Sometimes, while Kim Brooks is grading essays by her college composition students, she cries. "Not real tears, exactly—more a spontaneous, guttural sob, often loud and unpleasant enough to startle my husband or children," she writes in Salon. Why? Because many of these students "simply ... cannot write." They don't have basic skills, like knowing how to organize paragraphs, how to write a thesis statement, how to outline, how to proofread or edit, or even "how to make sure their sentences contain a subject and a verb." Is this the fault of the traditional high-school English class, full of class discussion but little writing and almost no grammar education?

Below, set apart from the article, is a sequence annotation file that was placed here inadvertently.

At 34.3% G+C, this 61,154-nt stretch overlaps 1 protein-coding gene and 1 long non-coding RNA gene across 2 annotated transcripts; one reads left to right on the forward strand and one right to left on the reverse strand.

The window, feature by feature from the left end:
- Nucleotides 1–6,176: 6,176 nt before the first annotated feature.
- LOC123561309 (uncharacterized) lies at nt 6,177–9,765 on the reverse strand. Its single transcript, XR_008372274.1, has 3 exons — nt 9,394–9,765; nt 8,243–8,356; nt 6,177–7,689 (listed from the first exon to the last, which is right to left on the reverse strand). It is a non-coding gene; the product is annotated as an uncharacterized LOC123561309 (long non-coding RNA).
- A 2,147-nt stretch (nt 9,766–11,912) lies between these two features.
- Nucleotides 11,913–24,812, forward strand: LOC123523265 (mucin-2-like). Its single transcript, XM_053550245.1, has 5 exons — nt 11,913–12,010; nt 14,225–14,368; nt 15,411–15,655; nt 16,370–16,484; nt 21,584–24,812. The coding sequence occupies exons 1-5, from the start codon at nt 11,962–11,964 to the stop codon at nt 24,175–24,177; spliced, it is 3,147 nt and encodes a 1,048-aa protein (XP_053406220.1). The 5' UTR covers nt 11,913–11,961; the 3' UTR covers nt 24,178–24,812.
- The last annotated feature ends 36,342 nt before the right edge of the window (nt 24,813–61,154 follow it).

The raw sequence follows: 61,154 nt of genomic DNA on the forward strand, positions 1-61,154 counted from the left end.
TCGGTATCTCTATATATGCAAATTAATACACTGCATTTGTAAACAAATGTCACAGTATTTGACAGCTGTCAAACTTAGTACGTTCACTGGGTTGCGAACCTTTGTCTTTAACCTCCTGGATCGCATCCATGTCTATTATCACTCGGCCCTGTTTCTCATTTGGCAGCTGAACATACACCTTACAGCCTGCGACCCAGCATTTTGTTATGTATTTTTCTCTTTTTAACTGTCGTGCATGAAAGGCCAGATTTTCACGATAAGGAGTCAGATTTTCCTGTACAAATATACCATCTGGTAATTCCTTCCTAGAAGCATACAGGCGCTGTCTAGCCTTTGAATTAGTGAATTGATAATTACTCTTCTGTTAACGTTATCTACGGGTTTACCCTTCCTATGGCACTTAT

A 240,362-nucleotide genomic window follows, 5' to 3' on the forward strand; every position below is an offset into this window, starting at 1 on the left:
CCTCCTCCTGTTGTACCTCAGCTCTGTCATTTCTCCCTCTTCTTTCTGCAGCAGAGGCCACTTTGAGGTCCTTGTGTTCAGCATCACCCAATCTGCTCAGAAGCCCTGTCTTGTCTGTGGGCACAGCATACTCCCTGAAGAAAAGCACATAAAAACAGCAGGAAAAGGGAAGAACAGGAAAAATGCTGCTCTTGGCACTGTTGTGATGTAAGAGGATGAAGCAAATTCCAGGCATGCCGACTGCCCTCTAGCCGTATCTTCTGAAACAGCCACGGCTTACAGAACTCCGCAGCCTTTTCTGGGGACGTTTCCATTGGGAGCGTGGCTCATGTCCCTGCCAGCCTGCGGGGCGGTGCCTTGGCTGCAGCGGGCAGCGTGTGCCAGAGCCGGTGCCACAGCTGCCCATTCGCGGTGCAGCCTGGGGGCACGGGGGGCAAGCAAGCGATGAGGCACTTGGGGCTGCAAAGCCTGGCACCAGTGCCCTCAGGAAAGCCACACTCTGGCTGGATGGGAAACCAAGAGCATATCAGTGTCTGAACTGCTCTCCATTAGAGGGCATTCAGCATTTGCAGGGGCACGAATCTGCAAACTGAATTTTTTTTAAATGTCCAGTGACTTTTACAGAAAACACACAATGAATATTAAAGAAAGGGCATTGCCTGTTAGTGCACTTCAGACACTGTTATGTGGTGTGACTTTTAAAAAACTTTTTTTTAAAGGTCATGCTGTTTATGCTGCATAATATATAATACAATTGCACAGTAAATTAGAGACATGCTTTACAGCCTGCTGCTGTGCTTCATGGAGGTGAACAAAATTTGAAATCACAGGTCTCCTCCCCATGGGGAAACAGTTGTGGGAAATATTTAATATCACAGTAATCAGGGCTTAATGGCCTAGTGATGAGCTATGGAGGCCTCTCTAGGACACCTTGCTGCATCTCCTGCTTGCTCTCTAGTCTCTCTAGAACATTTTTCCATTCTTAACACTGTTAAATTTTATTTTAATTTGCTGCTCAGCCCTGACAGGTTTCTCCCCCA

That class, of course, was where Brooks herself "learned to read literature, to write about it and talk about it and recite it and love it." But nowadays such a course seems almost like "a profound waste of time." Brooks' students tell her about presentations, fancy group projects, and skits they did in high school, but much of the writing they do—as confirmed by one English department chairman—is "informal," partially because teachers are more concerned with keeping students engaged than educating them on comma usage. Understandable, writes Brooks, but it leads to "migraine-inducing, quasi-incomprehensible prose." Do kids even need to know how to write? As a fellow professor observes, "We've all gotten emails or cover letters where we've judged people based on the writing." Teaching these essential skills may not be fun, writes Brooks, but "sometimes we do things not because they're fun but because they're important." Click to read the rest of her thoughtful column.